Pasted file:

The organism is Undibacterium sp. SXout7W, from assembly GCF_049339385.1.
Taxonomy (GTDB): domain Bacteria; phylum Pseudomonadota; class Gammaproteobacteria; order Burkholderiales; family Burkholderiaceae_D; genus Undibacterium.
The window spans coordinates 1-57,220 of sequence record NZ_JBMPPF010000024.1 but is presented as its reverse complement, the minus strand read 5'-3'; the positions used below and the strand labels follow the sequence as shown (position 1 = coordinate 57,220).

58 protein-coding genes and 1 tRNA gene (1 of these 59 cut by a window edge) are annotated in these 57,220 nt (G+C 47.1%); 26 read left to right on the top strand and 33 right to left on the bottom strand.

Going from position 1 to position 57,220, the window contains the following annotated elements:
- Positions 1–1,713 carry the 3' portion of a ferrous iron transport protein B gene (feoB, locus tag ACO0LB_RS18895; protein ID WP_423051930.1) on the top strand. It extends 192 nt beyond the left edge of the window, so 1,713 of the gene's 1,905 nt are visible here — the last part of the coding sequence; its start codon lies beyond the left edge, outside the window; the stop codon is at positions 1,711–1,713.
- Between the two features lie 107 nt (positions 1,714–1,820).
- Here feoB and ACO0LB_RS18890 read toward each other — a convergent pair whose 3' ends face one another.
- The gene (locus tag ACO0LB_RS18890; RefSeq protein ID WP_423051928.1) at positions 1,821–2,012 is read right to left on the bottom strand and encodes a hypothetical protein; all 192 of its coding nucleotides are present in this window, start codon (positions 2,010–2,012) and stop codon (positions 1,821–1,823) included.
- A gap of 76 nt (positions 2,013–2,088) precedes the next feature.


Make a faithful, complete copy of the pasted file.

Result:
The organism is Undibacterium sp. SXout7W, from assembly GCF_049339385.1.
Taxonomy (GTDB): domain Bacteria; phylum Pseudomonadota; class Gammaproteobacteria; order Burkholderiales; family Burkholderiaceae_D; genus Undibacterium.
The window spans coordinates 1-57,220 of sequence record NZ_JBMPPF010000024.1 but is presented as its reverse complement, the minus strand read 5'-3'; the positions used below and the strand labels follow the sequence as shown (position 1 = coordinate 57,220).

58 protein-coding genes and 1 tRNA gene (1 of these 59 cut by a window edge) are annotated in these 57,220 nt (G+C 47.1%); 26 read left to right on the top strand and 33 right to left on the bottom strand.

Going from position 1 to position 57,220, the window contains the following annotated elements:
- Positions 1–1,713 carry the 3' portion of a ferrous iron transport protein B gene (feoB, locus tag ACO0LB_RS18895; protein ID WP_423051930.1) on the top strand. It extends 192 nt beyond the left edge of the window, so 1,713 of the gene's 1,905 nt are visible here — the last part of the coding sequence; its start codon lies beyond the left edge, outside the window; the stop codon is at positions 1,711–1,713.
- Between the two features lie 107 nt (positions 1,714–1,820).
- Here feoB and ACO0LB_RS18890 read toward each other — a convergent pair whose 3' ends face one another.
- The gene (locus tag ACO0LB_RS18890; RefSeq protein ID WP_423051928.1) at positions 1,821–2,012 is read right to left on the bottom strand and encodes a hypothetical protein; all 192 of its coding nucleotides are present in this window, start codon (positions 2,010–2,012) and stop codon (positions 1,821–1,823) included.
- A gap of 76 nt (positions 2,013–2,088) precedes the next feature.